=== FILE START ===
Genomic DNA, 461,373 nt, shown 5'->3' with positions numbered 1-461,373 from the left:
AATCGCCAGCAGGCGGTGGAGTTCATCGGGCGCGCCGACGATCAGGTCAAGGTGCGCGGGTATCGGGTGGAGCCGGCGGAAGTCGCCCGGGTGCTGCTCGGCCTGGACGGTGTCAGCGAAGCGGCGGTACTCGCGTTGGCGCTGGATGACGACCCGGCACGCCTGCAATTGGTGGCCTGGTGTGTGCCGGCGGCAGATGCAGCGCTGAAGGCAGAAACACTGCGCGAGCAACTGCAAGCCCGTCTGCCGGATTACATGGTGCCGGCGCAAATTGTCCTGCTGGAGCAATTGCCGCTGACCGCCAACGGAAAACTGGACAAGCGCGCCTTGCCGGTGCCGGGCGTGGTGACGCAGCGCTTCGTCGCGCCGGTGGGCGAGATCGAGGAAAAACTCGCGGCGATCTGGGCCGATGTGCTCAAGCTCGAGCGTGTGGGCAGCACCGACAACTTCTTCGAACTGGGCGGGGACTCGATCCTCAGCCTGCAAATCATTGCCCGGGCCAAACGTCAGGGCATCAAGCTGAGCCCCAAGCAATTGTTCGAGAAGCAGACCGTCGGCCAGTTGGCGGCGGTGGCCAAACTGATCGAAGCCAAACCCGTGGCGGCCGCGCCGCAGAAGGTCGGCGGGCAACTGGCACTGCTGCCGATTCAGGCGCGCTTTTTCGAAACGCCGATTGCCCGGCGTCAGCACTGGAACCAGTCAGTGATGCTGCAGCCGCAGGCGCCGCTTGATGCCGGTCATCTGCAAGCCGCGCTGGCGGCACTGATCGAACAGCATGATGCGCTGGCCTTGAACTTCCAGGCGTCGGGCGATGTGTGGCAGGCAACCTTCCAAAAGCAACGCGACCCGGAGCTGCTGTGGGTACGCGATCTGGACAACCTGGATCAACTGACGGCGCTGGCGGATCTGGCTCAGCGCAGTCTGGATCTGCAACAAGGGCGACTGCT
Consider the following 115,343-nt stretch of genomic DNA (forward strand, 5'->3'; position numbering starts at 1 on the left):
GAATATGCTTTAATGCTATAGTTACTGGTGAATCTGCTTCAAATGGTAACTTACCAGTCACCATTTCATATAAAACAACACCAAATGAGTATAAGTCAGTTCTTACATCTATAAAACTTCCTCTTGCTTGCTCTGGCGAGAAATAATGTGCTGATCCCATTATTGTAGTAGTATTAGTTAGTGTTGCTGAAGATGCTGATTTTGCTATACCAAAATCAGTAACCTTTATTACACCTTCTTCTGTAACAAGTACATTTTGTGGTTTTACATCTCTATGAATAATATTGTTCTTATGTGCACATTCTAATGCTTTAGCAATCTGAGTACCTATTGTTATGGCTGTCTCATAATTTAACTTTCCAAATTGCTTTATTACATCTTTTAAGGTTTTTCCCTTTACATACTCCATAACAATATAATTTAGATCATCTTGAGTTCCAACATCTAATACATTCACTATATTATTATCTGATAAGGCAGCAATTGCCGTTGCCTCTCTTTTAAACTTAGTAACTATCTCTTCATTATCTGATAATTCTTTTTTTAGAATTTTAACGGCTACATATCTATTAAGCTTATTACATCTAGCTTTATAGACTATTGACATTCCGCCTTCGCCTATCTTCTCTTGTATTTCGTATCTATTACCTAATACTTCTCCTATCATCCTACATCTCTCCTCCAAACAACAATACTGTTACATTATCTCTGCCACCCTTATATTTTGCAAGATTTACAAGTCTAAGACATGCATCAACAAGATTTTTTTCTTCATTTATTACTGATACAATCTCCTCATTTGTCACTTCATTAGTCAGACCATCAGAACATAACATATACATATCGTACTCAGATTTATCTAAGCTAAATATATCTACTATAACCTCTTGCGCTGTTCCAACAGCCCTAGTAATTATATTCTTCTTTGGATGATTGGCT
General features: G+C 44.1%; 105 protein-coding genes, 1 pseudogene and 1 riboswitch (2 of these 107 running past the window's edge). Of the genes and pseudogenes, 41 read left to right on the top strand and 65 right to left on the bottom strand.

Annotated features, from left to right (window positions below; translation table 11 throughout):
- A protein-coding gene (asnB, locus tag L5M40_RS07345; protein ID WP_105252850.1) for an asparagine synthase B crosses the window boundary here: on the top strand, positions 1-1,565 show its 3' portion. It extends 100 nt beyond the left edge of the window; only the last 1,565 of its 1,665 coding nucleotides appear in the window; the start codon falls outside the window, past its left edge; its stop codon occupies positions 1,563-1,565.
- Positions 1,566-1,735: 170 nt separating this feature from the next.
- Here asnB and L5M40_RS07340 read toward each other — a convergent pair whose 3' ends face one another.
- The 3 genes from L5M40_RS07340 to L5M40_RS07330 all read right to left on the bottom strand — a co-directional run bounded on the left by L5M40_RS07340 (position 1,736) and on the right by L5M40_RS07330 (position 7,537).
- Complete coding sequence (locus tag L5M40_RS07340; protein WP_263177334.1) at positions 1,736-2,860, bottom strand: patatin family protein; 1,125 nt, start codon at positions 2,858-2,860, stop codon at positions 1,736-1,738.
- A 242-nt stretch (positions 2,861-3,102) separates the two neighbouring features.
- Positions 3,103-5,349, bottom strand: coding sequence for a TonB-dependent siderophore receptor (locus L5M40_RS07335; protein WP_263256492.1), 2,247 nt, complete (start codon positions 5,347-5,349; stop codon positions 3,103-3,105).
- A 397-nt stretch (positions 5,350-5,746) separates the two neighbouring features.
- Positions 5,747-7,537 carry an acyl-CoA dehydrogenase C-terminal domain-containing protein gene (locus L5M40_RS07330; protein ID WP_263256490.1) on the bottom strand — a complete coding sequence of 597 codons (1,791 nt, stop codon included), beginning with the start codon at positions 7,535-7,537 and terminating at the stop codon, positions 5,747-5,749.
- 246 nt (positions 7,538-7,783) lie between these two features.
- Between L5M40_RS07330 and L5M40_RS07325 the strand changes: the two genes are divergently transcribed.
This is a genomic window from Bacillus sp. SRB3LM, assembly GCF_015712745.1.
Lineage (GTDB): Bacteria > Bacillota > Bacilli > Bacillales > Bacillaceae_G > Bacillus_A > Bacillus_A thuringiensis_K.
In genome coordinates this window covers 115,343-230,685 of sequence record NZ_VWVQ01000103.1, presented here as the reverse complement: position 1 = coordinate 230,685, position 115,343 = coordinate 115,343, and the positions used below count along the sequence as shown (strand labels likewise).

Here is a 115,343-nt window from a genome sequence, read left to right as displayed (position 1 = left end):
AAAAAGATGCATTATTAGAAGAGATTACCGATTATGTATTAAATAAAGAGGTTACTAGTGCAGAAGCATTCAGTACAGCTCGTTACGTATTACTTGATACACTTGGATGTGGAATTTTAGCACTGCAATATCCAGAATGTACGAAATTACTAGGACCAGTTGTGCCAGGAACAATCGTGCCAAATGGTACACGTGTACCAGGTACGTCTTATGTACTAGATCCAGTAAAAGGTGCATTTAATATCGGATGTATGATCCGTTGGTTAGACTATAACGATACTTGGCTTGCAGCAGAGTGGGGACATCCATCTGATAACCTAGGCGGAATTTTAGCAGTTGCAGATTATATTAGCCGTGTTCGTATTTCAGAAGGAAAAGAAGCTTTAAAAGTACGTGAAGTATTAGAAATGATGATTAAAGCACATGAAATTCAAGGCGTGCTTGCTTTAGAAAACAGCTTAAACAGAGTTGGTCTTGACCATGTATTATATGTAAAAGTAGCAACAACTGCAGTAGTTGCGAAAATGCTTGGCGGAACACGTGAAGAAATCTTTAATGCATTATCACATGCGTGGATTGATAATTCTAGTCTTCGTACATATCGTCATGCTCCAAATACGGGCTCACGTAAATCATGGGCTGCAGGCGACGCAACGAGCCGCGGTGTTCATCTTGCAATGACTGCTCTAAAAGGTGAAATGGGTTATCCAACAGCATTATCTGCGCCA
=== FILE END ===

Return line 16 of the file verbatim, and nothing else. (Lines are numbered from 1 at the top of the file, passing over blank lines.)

- 246 nt (positions 7,538-7,783) lie between these two features.